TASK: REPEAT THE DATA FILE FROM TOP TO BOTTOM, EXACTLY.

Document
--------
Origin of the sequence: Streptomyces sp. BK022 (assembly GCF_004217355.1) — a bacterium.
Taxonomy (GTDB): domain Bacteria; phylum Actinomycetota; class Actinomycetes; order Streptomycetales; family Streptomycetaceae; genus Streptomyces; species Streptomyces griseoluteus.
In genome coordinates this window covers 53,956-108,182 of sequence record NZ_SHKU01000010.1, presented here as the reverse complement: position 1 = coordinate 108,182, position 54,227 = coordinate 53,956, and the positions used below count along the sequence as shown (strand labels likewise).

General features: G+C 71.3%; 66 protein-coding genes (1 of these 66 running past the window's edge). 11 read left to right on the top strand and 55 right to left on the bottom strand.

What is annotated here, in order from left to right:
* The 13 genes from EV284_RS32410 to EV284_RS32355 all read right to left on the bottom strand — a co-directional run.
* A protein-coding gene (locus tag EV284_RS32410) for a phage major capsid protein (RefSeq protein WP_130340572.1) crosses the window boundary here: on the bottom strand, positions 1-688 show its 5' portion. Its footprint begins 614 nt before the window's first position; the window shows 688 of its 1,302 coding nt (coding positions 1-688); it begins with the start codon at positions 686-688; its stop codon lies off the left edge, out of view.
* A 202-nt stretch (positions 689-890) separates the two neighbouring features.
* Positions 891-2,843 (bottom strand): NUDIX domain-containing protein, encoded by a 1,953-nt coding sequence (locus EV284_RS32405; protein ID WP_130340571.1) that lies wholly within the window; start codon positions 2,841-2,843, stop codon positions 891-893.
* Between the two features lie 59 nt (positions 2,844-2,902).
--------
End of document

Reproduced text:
Origin of the sequence: Streptomyces sp. BK022 (assembly GCF_004217355.1) — a bacterium.
Taxonomy (GTDB): domain Bacteria; phylum Actinomycetota; class Actinomycetes; order Streptomycetales; family Streptomycetaceae; genus Streptomyces; species Streptomyces griseoluteus.
In genome coordinates this window covers 53,956-108,182 of sequence record NZ_SHKU01000010.1, presented here as the reverse complement: position 1 = coordinate 108,182, position 54,227 = coordinate 53,956, and the positions used below count along the sequence as shown (strand labels likewise).

General features: G+C 71.3%; 66 protein-coding genes (1 of these 66 running past the window's edge). 11 read left to right on the top strand and 55 right to left on the bottom strand.

What is annotated here, in order from left to right:
* The 13 genes from EV284_RS32410 to EV284_RS32355 all read right to left on the bottom strand — a co-directional run.
* A protein-coding gene (locus tag EV284_RS32410) for a phage major capsid protein (RefSeq protein WP_130340572.1) crosses the window boundary here: on the bottom strand, positions 1-688 show its 5' portion. Its footprint begins 614 nt before the window's first position; the window shows 688 of its 1,302 coding nt (coding positions 1-688); it begins with the start codon at positions 686-688; its stop codon lies off the left edge, out of view.
* A 202-nt stretch (positions 689-890) separates the two neighbouring features.
* Positions 891-2,843 (bottom strand): NUDIX domain-containing protein, encoded by a 1,953-nt coding sequence (locus EV284_RS32405; protein ID WP_130340571.1) that lies wholly within the window; start codon positions 2,841-2,843, stop codon positions 891-893.
* Between the two features lie 59 nt (positions 2,844-2,902).